BAY AREA, CALIF. — PLP members and friends celebrated May Day in activities throughout Northern California, providing many opportunities to advance our communist politics. Despite the limitations of liberal-led marches and rallies, workers were open to our revolutionary message. The ongoing struggle to develop newer Party members and recruit new ones remains the main limitation of our potential. Despite this we spread our communist ideas throughout all the May Day events.
In the inland port city of Stockton, Party members made contacts with longshoremen who had struck for eight hours to protest the war in Iraq. In San Francisco, by selling CHALLENGE and distributing leaflets to the dockers, significantly we brought a communist revolutionary analysis to this otherwise liberal-led march and rally. Previously, the International Longshoremen’s and Warehouseman’s Union (ILWU) had struck against the World Trade Organization in Seattle; for the framed Mumia Abu Jamal; and an “unofficial” one-day protest of an on-the-job death of one of their comrades.
These actions refute the lie that workers won’t fight around “political issues.” But they’re all framed to appeal to the capitalist electoral system. This ties into those capitalists who trace the Iraq war to the Bush administration attempt to run the Iraq war “on the cheap,” while undermining the overall U.S. world position. This is a far cry from the workers taking the bosses’ war head on. (See box.) Our challenge is to push beyond these limits and bring revolutionary politics to the forefront.
We also attended a rally and March in Dolores Park where a PL teacher met with former students who helped distribute our literature there.
In Oakland, PLP members joined the immigrant rights march. Those around us picked up our chants, focused on internationalism, working-class unity and revolutionary ideas. The march grew larger as it progressed and was the most multi-racial in recent years. Four student friends of the Party from a local university marched with us. Several Party members have already followed up contacts made there.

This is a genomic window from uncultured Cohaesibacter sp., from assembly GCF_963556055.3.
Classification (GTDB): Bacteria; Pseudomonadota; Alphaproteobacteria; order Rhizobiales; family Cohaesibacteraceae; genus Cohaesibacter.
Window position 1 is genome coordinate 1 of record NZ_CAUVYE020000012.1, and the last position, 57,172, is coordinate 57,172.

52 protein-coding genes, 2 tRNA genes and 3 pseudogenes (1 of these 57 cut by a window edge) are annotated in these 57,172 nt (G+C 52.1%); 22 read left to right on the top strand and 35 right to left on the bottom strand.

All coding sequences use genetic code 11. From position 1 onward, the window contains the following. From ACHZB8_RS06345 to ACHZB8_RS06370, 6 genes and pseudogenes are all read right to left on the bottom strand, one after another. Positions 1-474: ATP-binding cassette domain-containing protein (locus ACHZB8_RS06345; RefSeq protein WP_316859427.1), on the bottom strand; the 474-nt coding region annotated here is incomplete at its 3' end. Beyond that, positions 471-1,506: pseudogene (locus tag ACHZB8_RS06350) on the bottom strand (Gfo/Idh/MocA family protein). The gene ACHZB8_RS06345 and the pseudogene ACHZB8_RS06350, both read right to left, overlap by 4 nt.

Elsewhere in the inland Bay Area, a young teacher comrade participated in a march organized by teachers against the budget cuts at their school. We hope to continue to develop this class struggle.
Transit workers, teachers and college students attended a May Day dinner this weekend. Old friends enjoyed good food, great speeches, and an afternoon of communist celebration. A conversation with an old friend revealed how the reality of life can be used to show workers that capitalism is the root of our problems. Our challenge is to present communist revolution as the answer. Overall, this May Day helped build the influence of the Bay Area Party.
During the May 1st West Coast dock strike, the ILWU continued to load military supplies bound for Iraq. They said, “We wanted to show we oppose the war but support the troops.” This position undermined the protest as one opposing the war.
Ninety years ago, Seattle dockworkers showed a clearer resolve. Then U.S. bosses had landed troops in Siberia to back Russian counter-revolutionaries opposing the Soviet revolution, one of 17 capitalist countries trying to destroy it. When a shipment of 50 rail cars loaded with “sewing machines” arrived in Seattle for dispatch to Russia, the longshoremen, thinking it odd that a country embroiled in civil war would need so many sewing machines, “accidentally” dropped a crate. It was filled with rifles bound for the U.S.-backed Russian general Kolchak. The longshoremen refused to load it and called for a permanent boycott of shipments to Russia. When 40 scabs showed up to load the weapons, they were met by 400 longshoremen.
Of course, it was a different world in 1918. The despair that had gripped communists when the Second International had caved into supporting their national governments’ war efforts was wiped away by the success of the revolution in Russia. Revolutionary optimism became primary. Thousands of pamphlets, leaflets and newspaper articles had influenced workers in Seattle about the struggle to support the first Workers’ Republic. Dock workers can learn from this international workers’ solidarity by U.S. workers.